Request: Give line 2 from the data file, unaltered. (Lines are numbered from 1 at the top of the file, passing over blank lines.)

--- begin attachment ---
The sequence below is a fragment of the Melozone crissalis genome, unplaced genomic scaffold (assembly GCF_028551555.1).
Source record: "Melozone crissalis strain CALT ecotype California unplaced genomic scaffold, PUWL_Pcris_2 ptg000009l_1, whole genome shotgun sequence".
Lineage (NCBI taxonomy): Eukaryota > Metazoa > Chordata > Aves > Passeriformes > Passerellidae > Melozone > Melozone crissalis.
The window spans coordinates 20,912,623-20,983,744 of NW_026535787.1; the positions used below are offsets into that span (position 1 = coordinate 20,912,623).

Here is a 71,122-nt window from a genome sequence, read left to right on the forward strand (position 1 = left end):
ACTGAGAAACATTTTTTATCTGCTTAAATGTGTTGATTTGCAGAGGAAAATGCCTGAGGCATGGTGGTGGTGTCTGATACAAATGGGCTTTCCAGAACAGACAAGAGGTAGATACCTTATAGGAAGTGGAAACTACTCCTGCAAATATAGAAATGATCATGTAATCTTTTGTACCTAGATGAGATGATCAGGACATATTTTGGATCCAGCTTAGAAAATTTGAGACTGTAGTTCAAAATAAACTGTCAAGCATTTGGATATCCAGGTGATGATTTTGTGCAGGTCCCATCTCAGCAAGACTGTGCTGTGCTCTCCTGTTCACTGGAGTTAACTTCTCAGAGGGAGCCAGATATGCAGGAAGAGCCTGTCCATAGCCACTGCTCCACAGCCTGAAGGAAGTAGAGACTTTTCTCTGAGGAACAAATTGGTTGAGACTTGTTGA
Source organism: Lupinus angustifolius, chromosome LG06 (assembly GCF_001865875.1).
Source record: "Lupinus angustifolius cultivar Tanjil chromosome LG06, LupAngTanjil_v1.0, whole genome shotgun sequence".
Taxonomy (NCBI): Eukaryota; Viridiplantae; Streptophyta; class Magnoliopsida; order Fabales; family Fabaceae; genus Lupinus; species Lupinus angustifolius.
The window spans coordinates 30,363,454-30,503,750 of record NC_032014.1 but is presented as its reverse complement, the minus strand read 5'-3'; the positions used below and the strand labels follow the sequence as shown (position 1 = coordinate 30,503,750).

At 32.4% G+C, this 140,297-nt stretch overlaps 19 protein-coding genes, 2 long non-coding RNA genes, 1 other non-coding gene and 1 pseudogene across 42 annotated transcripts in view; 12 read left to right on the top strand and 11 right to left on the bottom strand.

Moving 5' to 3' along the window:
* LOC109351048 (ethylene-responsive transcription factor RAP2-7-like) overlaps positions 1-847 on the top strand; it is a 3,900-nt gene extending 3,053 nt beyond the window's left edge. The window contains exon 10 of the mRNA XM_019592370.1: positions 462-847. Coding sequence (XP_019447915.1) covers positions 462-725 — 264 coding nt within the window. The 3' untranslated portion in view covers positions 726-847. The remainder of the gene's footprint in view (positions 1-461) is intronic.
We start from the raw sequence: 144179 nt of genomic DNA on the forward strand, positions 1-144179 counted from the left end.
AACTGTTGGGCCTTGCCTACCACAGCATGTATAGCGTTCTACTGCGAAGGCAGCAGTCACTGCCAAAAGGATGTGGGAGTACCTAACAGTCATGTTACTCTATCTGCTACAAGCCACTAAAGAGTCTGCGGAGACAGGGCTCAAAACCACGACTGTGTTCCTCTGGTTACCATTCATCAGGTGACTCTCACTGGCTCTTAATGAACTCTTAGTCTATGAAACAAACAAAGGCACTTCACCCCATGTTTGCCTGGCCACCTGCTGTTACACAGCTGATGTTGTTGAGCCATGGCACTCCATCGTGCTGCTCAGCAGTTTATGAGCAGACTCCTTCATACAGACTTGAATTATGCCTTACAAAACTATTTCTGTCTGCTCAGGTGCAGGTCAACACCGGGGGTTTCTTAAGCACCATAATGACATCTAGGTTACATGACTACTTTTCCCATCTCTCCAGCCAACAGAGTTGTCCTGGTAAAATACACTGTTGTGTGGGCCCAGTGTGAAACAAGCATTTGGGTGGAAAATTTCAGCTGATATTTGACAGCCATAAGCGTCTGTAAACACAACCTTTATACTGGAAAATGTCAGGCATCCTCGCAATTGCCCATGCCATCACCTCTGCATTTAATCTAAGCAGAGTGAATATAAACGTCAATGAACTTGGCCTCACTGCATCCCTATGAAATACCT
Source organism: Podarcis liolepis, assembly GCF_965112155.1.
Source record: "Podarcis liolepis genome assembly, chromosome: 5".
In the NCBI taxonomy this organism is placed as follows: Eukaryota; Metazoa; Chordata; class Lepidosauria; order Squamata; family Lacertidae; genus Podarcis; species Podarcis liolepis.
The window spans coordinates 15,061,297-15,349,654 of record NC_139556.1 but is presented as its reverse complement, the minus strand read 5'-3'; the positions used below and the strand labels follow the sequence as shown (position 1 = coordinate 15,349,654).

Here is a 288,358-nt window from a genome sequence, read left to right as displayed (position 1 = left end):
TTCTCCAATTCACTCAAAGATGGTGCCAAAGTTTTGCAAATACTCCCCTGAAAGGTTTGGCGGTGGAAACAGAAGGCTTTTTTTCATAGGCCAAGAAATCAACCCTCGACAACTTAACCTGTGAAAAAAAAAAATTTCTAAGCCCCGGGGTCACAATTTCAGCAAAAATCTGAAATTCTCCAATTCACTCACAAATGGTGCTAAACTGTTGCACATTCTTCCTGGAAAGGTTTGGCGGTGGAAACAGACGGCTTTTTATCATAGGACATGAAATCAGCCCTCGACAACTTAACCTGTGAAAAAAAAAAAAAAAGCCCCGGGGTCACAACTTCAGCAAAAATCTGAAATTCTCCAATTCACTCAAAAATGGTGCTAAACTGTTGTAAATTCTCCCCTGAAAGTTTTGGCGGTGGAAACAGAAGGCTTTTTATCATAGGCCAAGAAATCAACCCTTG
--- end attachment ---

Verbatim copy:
Source record: "Melozone crissalis strain CALT ecotype California unplaced genomic scaffold, PUWL_Pcris_2 ptg000009l_1, whole genome shotgun sequence".